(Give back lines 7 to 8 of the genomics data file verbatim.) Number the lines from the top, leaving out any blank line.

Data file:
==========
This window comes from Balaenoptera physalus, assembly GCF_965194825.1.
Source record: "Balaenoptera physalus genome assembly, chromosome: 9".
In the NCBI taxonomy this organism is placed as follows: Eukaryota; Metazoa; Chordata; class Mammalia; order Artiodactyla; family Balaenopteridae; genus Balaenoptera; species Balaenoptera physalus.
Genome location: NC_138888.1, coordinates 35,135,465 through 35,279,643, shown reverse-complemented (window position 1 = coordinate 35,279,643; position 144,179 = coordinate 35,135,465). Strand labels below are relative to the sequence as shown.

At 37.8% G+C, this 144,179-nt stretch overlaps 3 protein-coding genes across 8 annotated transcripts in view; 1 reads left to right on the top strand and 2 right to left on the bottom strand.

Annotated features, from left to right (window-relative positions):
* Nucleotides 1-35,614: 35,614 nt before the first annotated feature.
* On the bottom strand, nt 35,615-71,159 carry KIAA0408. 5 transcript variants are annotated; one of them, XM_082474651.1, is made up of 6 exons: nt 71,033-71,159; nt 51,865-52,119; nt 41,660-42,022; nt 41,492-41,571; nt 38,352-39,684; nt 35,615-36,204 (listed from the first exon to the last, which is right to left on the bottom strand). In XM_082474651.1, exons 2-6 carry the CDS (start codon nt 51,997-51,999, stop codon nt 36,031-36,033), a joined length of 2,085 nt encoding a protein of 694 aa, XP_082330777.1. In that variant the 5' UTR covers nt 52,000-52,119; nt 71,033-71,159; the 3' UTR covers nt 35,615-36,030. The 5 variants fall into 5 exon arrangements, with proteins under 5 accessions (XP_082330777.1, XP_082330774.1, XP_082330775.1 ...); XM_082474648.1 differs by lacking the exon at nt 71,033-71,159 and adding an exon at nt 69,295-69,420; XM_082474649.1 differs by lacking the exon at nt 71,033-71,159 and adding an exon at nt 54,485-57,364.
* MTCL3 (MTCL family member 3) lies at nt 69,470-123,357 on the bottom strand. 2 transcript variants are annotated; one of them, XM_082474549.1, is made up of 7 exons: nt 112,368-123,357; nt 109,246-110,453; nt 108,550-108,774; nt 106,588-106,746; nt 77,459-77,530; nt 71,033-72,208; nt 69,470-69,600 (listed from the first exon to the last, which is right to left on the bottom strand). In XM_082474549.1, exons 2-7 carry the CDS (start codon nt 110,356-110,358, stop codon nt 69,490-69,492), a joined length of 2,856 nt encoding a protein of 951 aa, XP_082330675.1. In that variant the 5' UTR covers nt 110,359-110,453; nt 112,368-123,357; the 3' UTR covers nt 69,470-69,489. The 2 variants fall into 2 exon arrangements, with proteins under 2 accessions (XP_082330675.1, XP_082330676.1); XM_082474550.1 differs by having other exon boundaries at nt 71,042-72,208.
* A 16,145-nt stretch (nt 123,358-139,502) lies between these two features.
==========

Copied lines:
* Nucleotides 1-35,614: 35,614 nt before the first annotated feature.
* On the bottom strand, nt 35,615-71,159 carry KIAA0408. 5 transcript variants are annotated; one of them, XM_082474651.1, is made up of 6 exons: nt 71,033-71,159; nt 51,865-52,119; nt 41,660-42,022; nt 41,492-41,571; nt 38,352-39,684; nt 35,615-36,204 (listed from the first exon to the last, which is right to left on the bottom strand). In XM_082474651.1, exons 2-6 carry the CDS (start codon nt 51,997-51,999, stop codon nt 36,031-36,033), a joined length of 2,085 nt encoding a protein of 694 aa, XP_082330777.1. In that variant the 5' UTR covers nt 52,000-52,119; nt 71,033-71,159; the 3' UTR covers nt 35,615-36,030. The 5 variants fall into 5 exon arrangements, with proteins under 5 accessions (XP_082330777.1, XP_082330774.1, XP_082330775.1 ...); XM_082474648.1 differs by lacking the exon at nt 71,033-71,159 and adding an exon at nt 69,295-69,420; XM_082474649.1 differs by lacking the exon at nt 71,033-71,159 and adding an exon at nt 54,485-57,364.